Convicted terrorist Kristen Brekke sent back to jail after hiding information from authorities

Convicted terrorist, Kristen Brekke, admitted to four breaches of his notification requirement. Credit: South Wales Police

A convicted terrorist from south Wales has been sent back to jail after keeping information from authorities.

Kristen Brekke, 26, was jailed for helping a teenage jihadi join so-called Islamic State fighters in Syria in 2014.

In 2016, Muslim convert Brekke was sentenced to four-and-a-half years in prison for preparing terrorist acts. He was released in September 2017 and made subject to a notification requirement.

He admitted to four breaches of that requirement in 2021 and 2022. These include failing to tell police about two cars he was using, a Binance account he opened, as well as a pre-paid card account provided by Pockit.

On Tuesday (August 9), Judge Angela Rafferty sentenced Brekke to nine months in jail with a further year on extended licence.

Aseel Muthana was just 17 years old when he left Cardiff to join IS militants in Syria in 2014.

She added that a probation report found Brekke “strongly resented” the notification requirement placed on him and had tried to justify and minimise his behaviour.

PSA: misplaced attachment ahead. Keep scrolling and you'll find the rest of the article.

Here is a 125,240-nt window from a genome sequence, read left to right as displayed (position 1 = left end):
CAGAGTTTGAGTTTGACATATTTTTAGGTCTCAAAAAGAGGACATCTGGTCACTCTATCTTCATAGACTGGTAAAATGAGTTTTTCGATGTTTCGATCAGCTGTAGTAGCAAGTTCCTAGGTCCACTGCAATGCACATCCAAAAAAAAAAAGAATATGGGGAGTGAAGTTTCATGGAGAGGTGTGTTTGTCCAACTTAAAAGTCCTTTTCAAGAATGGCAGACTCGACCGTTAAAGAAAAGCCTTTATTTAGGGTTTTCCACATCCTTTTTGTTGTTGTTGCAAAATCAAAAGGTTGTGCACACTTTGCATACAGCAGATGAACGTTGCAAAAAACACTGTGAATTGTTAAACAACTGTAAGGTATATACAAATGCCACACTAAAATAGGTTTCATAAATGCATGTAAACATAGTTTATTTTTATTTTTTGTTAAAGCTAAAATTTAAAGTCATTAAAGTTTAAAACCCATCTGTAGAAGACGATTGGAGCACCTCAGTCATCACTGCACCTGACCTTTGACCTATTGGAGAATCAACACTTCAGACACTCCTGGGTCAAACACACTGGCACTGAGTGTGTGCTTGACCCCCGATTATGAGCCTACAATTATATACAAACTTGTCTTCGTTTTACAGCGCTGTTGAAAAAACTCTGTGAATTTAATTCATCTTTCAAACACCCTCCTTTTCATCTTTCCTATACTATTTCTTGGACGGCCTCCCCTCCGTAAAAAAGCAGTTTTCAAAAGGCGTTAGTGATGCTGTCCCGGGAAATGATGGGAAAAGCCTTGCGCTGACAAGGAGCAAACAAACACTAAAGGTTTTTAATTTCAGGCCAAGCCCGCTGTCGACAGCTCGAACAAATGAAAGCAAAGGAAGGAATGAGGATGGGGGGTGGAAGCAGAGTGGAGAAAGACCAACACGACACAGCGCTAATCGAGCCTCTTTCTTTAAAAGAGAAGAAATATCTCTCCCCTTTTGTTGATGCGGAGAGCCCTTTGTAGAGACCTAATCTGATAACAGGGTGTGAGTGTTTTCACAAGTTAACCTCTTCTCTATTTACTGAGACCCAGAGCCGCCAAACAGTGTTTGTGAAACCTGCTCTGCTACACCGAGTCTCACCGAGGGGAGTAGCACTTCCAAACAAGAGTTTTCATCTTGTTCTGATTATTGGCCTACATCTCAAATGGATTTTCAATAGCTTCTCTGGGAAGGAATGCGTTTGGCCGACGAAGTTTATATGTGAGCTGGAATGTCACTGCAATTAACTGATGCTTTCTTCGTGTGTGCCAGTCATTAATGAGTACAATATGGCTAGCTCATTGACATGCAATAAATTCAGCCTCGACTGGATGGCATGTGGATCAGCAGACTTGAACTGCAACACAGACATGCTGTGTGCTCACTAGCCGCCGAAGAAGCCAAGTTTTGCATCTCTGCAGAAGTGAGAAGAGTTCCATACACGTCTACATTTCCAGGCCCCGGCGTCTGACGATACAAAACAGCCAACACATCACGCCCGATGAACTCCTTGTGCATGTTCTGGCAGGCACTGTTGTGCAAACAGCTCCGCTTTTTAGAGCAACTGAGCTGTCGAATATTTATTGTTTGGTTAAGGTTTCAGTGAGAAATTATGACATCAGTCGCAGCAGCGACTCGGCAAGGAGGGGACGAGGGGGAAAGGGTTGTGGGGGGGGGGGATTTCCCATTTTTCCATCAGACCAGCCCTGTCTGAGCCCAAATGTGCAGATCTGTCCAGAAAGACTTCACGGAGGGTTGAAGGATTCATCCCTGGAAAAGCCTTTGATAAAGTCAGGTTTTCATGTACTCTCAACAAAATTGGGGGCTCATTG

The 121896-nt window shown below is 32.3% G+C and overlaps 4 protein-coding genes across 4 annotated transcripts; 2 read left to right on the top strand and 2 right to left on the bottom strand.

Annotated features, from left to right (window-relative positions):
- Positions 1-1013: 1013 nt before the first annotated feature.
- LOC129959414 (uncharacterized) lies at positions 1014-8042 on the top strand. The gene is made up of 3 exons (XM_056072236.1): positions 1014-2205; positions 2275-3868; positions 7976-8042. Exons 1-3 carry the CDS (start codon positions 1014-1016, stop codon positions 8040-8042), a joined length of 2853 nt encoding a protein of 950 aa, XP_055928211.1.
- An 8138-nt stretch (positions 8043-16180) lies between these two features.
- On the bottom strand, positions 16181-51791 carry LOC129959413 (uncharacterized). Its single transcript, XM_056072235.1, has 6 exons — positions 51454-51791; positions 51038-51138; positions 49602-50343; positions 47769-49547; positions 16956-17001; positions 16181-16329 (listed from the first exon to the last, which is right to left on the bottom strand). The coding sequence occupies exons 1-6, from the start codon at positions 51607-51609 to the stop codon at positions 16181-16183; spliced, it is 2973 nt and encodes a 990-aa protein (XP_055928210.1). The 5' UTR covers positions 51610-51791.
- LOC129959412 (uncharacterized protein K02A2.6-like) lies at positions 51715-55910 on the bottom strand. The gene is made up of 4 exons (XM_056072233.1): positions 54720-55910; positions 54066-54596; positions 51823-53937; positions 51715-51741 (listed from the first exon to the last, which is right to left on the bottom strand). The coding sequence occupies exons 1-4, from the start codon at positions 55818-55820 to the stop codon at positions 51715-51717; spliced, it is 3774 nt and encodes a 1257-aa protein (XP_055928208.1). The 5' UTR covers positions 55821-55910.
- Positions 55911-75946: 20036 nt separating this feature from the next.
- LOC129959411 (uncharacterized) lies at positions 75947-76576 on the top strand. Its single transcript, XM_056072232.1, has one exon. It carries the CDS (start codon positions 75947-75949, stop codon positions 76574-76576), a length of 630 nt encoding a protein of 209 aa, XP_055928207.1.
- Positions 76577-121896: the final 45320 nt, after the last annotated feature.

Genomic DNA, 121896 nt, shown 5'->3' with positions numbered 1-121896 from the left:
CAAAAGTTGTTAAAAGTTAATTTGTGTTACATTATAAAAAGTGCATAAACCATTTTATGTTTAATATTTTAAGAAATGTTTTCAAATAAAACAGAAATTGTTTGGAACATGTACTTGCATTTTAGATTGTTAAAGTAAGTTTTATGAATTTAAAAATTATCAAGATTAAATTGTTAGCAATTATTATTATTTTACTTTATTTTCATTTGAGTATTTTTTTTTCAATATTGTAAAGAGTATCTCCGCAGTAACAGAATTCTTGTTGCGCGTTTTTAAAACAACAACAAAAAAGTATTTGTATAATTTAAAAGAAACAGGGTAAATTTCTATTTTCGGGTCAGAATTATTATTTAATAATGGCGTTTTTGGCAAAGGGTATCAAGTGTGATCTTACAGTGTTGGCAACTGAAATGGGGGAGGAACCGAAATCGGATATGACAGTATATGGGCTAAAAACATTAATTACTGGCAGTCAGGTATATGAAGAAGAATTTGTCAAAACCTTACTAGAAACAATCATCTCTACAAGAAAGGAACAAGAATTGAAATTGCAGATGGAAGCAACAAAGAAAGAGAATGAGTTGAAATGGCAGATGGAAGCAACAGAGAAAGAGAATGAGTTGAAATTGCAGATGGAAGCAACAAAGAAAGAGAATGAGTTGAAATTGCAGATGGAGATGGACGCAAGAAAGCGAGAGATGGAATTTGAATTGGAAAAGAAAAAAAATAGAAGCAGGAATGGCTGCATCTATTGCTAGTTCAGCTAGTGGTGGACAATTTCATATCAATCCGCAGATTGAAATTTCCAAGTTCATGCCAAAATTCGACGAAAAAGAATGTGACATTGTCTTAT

Judge Rafferty acknowledged he made efforts to “improve” his life and complied with the order “until it became too difficult to do so and then made the decision to avoid the rigours of the requires”.

She explained: “These requirements were designed to monitor you to keep the public safe. It cannot be that terrorist offenders can have unmonitored access to financial accounts and vehicles. It is accepted no harm was caused.

“However, I do not accept the financial offences were close to reasonable excuse or technical breaches.”

Brekke was one of three men jailed for helping the teen follow in his older brother's footsteps.

In February 2016, Kristen Brekke, Adeel Ulhaq and Forhad Rahman were jailed for helping the teen travel to Syria. Credit: South Wales Police

Brekke worked at an ice cream parlour in Cardiff with Aseel Muthana and supplied him with combat clothes.

In mitigation, the court heard Brekke was trying to provide for his family but found it difficult due to his conviction.

Jacob Bindman, representing Brekke, said: “He made a couple of silly decisions over a short period of time and drove his employer on a couple of occasions to his employment.”

He added that no money was transferred to or from the financial accounts.